Oct 102016
 
2017 Calendars

2016 seems like it’s only just begun and 2017 is already sneaking up on us. With the end of the year in sight, my 2017 calendars are now on sale. Calendars come in both cave diving and ocean flavours with lots of space to note your important dates for the year. The caves side features a number of beautiful shots from the Timorese caves with a good mix of local and exotic. On the ocean front this year’s calendar is dominated by big animals in blue waters – whales, sharks, mantas and more. The photo pages are A4 (approx 12″ x 8″) with the dates grid on the page below. The calendars are ringbound with a punchhole for hanging. Even better, prices [read more…]

Oct 042016
 
Stern of the HMS Southwold

The HMS Southwold was a WWII British destroyer. Built during the war and launched in late 1941, she was sunk less than six months later on March 24th, 1942. She was tasked with escorting the crippled HMS Breconshire to Malta after leaving the convoy. As she attempted to pass a line to the Breconshire, she hit a British mine. The resulting explosion in the engine room killed five people on board. With her back up generator fired up and crew working to plug the leaks, the Southwold was taken under tow by a tug. Shortly thereafter her hull began to split in half and the remaining crew were transferred to another ship as she went down. The split in the wreck means [read more…]

Sep 202016
 
Torpedos on the S-31 Schnellboot

Built in 1939 and sunk in 1942, the Motor Torpedo Boat the S31 had a short life. She had a thin metal hull with a mahogany wood coating, to assist her in slipping through mine fields. With 3 diesel engines on board she had a maximum speed of 38 knots carrying her crew of 24. In the early hours of May 10th the S31 was one of 7 MTBs lying in wait for the Welshman, who was expected to arrive in Valletta Harbour. The S31 had just finished placing a new minefield to the north west when she collided with a mine. Less than 30 minutes later she was underwater with 13 men still on board. The Schnellboot lies in [read more…]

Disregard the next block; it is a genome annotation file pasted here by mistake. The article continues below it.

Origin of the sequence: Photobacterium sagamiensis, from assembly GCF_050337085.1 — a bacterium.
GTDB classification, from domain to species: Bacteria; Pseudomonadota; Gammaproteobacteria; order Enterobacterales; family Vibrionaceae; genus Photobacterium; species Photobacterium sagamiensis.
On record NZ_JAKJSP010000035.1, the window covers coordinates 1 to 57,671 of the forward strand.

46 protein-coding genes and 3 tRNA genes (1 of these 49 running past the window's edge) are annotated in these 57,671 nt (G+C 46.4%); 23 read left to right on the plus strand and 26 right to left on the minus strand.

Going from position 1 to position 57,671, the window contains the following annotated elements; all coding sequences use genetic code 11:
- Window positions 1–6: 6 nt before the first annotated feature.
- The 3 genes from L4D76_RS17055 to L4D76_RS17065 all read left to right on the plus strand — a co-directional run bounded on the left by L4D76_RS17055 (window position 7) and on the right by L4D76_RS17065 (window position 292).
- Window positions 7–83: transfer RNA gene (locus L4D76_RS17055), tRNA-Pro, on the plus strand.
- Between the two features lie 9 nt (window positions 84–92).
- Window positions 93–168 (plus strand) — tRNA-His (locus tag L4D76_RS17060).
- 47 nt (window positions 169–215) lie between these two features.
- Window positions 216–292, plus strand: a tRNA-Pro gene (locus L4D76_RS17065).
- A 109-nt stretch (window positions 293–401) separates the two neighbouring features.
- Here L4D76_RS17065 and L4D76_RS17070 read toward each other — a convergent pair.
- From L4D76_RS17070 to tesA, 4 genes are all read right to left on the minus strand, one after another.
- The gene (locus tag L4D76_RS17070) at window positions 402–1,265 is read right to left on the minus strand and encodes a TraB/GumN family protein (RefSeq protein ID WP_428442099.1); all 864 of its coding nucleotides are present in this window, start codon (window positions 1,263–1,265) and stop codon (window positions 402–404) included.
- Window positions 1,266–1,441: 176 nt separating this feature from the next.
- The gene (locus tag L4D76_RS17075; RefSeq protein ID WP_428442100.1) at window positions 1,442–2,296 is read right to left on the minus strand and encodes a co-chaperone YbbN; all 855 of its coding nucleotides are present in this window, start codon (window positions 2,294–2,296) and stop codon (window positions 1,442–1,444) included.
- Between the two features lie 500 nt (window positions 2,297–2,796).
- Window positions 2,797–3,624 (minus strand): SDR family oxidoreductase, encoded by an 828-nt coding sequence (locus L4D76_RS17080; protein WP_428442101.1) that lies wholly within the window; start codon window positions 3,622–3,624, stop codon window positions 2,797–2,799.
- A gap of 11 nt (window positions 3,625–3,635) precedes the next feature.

Sep 132016
 
Tanks in Cocklebiddy

I spent last week off the grid, merrily moving tanks from one location to another and back again. By the end of five days on site we had relocated over a tonne of dive gear from the east coast to the Nullarbor, from the vehicles to the water, and from the water’s edge to over 4kms inside the cave. The cave of course, is Cocklebiddy. The quick trip had a goal – to return to Toad Hall with my Dad, nearly 34 years after he was the first diver to surface inside it. It was a family trip with Mum, Dad and I joined by Steve and Ryan and a film crew. You can see our documentary early next year on [read more…]

Aug 172016
 
Underwater tank wrestling through Elk River

Our Elk River supply trips are now down to a fine art. Each push trip requires two or three resupply trips – removing the empty tanks from the previous exploration, taking in full tanks, plus caching other gear as required. We are now using a lot of carbon fibres tanks for the longest swim through sump 7. The carbon fibres are much, much lighter than equivalent steel or aluminium tanks and can hold higher pressures. The drawback of the carbon fibre tanks is their buoyancy characteristics in the water.We have placed kilos of lead weights at the diving gear up spot. Each 9L tank takes 6kgs of lead to sink it. We are definitely not carrying this lead backwards and forwards. [read more…]

Aug 022016
 
Humpback whales

I’ve just got back from a magical weekend on the water. Packing light and leaving the dive gear behind we headed for sunny Queensland with snorkels at the ready. Light winds and flat seas made a nice difference to some of the ocean conditions out of Melbourne recently. We launched out of the Gold Coast and tried our luck both up and down the coast. We hadn’t been on the water for long before we spotted some fellow travellers. The humpback whales migrate north up the Australian coast at this time of year. They are moving from their cold water feeding grounds with full bellies, heading into warmer waters to give birth. With a big migration underway, there are whales everywhere. [read more…]